Cellulitis and other skin and soft tissue infections are a common reason for children to seek care, both in the primary care setting and the emergency department. Cellulitis is a common skin and soft-tissue infection that is usually caused by streptococci bacteria or, less commonly, Staphylococcus aureus. Most children recover quickly from cellulitis, but a small subset will require hospitalization. Practitioners need to be skilled in the diagnosis and treatment of cellulitis, including recognition of the need for inpatient treatment...
July 1, 2017: Pediatric Annals
https://www.readbyqxmd.com/read/28689800/investigation-and-analysis-of-the-characteristics-and-drug-sensitivity-of-bacteria-in-skin-ulcer-infections
#11
Hang Yang, Wen-Sheng Wang, Yang Tan, Dao-Jun Zhang, Jin-Jin Wu, Xia Lei
PURPOSE: Skin ulcer is a common type of disease affecting patients' health and quality of life, and bacterial infection increases the difficulty of its management. METHODS: The present study collected the results of bacterial culture sampled from the surface of 110 cases of skin ulcers at our hospital from January 2011 to December 2012. We analyzed the constituent ratios of ulcer surface bacteria, the change in the main infectious bacteria and the results of drug-sensitivity testing for common bacteria...
May 24, 2017: Chinese Journal of Traumatology, Zhonghua Chuang Shang za Zhi
https://www.readbyqxmd.com/read/28684745/mie-scatter-spectra-based-device-for-instant-contact-free-and-specific-diagnosis-of-bacterial-skin-infection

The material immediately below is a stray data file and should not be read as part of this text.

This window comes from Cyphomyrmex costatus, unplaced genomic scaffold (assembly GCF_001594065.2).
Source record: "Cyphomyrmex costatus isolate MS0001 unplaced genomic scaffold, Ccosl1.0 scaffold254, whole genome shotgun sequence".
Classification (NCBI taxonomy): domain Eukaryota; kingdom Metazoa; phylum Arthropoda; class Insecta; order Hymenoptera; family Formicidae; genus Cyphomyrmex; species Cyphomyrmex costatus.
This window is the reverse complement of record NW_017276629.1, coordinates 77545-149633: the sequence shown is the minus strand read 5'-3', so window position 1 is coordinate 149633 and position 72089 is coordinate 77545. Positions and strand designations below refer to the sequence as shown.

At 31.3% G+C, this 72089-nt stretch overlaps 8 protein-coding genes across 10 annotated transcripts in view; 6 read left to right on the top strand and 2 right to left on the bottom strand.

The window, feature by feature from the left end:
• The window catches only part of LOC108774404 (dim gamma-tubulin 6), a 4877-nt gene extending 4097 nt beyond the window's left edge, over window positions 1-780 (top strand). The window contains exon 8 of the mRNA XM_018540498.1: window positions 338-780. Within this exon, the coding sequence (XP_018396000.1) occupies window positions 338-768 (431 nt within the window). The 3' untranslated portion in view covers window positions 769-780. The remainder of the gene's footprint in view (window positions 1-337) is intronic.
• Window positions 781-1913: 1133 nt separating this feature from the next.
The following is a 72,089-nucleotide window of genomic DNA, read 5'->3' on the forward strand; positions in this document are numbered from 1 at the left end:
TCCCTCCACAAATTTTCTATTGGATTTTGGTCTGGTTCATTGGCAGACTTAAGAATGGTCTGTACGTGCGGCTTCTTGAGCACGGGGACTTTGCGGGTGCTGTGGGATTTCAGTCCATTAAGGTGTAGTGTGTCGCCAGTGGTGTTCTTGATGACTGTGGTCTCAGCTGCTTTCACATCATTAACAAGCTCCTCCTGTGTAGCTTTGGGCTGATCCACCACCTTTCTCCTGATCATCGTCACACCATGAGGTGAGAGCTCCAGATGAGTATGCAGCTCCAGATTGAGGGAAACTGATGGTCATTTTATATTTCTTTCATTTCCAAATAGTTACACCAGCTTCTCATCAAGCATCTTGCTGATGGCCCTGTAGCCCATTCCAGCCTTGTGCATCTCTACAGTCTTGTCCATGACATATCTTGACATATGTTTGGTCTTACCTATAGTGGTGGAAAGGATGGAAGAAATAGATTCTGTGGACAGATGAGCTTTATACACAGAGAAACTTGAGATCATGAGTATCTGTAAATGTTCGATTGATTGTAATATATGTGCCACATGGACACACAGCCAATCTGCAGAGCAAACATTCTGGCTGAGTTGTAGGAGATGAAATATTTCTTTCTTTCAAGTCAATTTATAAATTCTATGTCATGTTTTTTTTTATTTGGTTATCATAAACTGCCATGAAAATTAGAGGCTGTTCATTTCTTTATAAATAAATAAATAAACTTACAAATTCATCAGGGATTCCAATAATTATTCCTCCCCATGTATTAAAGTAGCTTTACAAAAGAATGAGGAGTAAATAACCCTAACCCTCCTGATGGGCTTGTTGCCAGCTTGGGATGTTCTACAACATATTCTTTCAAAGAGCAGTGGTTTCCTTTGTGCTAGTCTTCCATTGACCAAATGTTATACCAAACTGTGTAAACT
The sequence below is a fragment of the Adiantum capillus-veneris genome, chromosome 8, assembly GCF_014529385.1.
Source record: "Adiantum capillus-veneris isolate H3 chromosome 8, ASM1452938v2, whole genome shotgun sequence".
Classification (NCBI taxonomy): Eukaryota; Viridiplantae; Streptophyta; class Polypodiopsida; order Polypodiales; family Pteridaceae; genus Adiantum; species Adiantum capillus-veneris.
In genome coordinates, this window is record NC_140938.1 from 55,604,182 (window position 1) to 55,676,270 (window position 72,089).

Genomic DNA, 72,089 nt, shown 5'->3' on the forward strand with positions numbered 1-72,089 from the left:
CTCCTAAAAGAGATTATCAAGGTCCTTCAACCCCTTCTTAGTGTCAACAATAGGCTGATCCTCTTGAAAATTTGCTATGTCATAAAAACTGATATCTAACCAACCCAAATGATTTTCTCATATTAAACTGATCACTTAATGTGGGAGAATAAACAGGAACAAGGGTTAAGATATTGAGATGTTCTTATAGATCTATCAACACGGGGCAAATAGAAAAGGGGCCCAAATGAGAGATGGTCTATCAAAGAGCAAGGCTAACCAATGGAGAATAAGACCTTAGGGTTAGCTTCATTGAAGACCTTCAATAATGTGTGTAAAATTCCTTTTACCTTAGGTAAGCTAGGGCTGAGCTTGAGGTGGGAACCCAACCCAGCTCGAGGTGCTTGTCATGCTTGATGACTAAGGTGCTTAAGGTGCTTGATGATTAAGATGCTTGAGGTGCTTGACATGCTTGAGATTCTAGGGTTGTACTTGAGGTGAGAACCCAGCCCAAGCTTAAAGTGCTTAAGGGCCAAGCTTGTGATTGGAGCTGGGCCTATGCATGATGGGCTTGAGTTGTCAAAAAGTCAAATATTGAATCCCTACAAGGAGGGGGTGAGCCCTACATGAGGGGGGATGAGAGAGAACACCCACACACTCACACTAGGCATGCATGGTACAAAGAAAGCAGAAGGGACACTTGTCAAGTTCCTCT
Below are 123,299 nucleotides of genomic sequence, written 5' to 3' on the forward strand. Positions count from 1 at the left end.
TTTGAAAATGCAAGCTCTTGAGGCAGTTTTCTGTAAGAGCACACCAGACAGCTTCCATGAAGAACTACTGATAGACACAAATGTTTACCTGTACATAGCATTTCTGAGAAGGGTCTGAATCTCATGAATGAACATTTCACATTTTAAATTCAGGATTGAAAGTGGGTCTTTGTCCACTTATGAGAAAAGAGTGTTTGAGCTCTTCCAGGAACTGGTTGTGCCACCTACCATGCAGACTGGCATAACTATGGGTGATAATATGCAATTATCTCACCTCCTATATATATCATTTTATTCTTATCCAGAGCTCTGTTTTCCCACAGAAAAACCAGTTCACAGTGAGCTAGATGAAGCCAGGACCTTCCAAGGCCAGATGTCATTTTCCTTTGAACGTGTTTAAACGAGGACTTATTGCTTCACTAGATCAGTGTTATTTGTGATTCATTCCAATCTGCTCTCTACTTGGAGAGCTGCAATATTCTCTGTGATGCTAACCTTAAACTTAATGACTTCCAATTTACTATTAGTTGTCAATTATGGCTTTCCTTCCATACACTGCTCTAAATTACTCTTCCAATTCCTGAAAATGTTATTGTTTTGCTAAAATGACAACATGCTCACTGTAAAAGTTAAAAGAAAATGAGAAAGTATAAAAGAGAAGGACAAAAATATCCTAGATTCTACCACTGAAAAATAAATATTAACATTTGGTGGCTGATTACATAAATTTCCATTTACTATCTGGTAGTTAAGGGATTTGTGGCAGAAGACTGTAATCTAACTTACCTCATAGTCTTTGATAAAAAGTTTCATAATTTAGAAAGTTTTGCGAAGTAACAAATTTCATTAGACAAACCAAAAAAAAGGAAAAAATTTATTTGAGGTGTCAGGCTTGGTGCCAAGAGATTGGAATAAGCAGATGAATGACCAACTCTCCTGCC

#12
Robin E Sweeney, Elizabeth Budiman, Jeong-Yeol Yoon
Rapid and specific diagnostic techniques are needed to expedite specific treatment of bacterial skin infections with narrow-spectrum antibiotics, rather than broad-spectrum. Through this work a device was developed to determine the presence of and species responsible for a bacterial skin infection using differences in Mie scatter spectra created by different bacterial species. A 650 nm LED at five different incident angles is used to illuminate the tissue, with Mie scatter being detected by PIN photodiodes at eight different detection angles...
July 6, 2017: Scientific Reports
https://www.readbyqxmd.com/read/28683164/optimization-of-pma-qpcr-for-staphylococcus-aureus-and-determination-of-viable-bacteria-in-indoor-air
#13
Ching-Wen Chang, Meng-Hsuan Lin
Staphylococcus aureus may cause infections in humans from mild skin disorders to lethal pneumonia. Rapid and accurate monitoring of viable S. aureus is essential to characterize human exposure. This study evaluated quantitative PCR (qPCR) with propidium monoazide (PMA) to quantify S. aureus. The results showed comparable S. aureus counts between exclusively live cells and mixtures of live/dead cells by qPCR with 1.5 or 2.3 μg/mL PMA (P>0.05), illustrating the ability of PMA-qPCR to detect DNA exclusively from viable cells...